Zinc requirements of transplanted oilseed rape
Mulyati, (2004) Zinc requirements of transplanted oilseed rape. PhD thesis, Murdoch University.
|PDF - Front Pages |
Download (302kB) | Preview
|PDF - Whole Thesis |
Download (6MB) | Preview
Transplanting is a common practice for many horticultural crops and some field crops. Recently, transplanted oilseed rape (Brassica napus L.) crops have been reported to be sensitive to zinc (Zn) deficiency. However, Zn nutrition in transplanted field crops has not been investigated in detail. The objectives of this present research were to investigate whether transplanting increases external Zn requirements of transplanted oilseed rape, and the mechanisms of root function, growth and Zn uptake after transplanting including rhizosphere modification capacity by plant roots. The second objective was to examine the relative effects of root pruning and transplanting on Zn responses of oilseed rape, and the third objective was to determine external and internal Zn requirements of transplanted oilseed rape for diagnosing and predicting Zn deficiency.
An experiment on a low Zn sand (DTPA extractable Zn 0.14 mg kg-1) was set up to determine whether transplanted oilseed rape had a higher Zn requirement than that of direct-sown plants. Low Zn supply depressed shoot dry weight, however, root growth was relatively more strongly suppressed than shoots. Maximum root dry weight required much higher external Zn for transplanted plants compared to direct-sown plants, whilst shoot dry weight required a similarly low external Zn supply. In addition, transplanted plants were sensitive to zinc deficiency during the early post-transplanting growth, and the response weakened as the plants recovered from root injury or transplanting stress. However, the transplanted plants also experienced root pruning before transplanting and so in this experiment the higher Zn requirement could have been due to root pruning or transplanting or both.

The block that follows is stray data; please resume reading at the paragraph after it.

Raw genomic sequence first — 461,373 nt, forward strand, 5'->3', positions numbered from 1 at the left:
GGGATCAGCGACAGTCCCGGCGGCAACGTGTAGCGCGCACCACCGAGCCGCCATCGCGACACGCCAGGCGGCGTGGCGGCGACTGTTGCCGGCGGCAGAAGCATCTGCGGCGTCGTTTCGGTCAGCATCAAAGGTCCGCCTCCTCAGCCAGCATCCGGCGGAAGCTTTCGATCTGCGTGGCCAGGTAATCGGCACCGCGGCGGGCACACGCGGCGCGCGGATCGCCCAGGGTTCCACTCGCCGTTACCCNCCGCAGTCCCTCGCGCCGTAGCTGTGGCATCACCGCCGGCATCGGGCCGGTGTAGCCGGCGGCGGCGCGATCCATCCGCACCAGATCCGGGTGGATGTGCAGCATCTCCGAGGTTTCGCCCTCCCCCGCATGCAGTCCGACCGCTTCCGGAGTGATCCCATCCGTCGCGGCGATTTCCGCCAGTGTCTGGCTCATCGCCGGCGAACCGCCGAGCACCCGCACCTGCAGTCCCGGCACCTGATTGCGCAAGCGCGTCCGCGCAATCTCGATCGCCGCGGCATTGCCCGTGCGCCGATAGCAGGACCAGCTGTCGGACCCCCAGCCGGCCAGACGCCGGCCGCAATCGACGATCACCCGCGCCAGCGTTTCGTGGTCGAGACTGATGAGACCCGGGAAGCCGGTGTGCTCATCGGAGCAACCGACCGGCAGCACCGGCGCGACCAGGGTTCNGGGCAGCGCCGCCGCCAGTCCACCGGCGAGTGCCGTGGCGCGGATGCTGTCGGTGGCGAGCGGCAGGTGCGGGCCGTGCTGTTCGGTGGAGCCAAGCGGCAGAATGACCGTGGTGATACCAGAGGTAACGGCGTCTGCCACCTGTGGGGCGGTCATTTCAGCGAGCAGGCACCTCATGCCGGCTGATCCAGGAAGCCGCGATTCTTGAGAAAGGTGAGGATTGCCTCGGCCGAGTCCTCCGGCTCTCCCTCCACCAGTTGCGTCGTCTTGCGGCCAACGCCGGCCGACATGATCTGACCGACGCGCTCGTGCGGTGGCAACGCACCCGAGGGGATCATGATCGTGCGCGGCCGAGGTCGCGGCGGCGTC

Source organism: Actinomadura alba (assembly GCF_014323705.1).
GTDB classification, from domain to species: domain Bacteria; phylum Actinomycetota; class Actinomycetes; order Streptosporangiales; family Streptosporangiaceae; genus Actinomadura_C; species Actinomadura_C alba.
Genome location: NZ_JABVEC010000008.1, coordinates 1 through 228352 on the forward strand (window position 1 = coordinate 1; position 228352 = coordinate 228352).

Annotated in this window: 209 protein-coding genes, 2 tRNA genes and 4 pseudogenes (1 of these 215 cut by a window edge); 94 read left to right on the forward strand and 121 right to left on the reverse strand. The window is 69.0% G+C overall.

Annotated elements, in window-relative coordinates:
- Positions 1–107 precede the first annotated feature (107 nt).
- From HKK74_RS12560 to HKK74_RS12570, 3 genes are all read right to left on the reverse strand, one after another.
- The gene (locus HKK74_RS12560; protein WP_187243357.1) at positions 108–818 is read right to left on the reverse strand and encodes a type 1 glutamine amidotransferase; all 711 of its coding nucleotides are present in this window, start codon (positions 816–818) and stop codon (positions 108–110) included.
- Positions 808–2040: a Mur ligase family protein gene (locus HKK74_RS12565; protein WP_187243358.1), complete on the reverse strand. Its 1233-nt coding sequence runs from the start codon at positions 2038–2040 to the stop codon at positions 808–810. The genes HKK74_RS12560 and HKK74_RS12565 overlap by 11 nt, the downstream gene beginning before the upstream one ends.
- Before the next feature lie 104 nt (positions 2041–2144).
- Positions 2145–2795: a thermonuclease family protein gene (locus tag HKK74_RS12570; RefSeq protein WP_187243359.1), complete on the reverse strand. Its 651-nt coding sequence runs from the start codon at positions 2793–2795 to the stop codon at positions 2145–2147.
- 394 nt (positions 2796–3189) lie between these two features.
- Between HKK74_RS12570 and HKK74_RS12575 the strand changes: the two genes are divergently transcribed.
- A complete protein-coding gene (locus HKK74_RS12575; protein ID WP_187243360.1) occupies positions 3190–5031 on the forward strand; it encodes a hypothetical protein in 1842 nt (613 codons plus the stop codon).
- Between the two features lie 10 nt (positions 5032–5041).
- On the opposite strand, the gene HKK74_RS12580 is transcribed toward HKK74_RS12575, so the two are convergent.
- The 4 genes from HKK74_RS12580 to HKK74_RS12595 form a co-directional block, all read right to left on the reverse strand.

A further experiment was undertaken to determine the comparative external Zn requirements of direct-sown and transplanted plants in well-stirred chelate-buffered solution culture where a rhizosphere effect on plant availability of Zn forms is absent and the effects of poor root-soil contact on post-transplanting growth are minimized. In solution culture at the same level of Zn supplied, direct- sown plants produced higher shoot and root dry matter and greater root length than those of transplanted plants. However, since a higher external Zn requirement was found for transplanted plants in buffered solution culture than for direct- sown plants, it was concluded that the higher Zn requirement was not related to decreased rhizosphere modification, to greater demand for Zn or to poor root-solution contact, but rather to the time required for transplanted plants to recover from transplanting and root injury. The recovery of root function in solution culture was more rapid than that in soil culture and expressed as a higher Zn requirement for shoot as well as root growth. It suggested that the delay in root recovery in soil culture was due to slower absorption of Zn from the soil after transplanting than was the case in solution culture.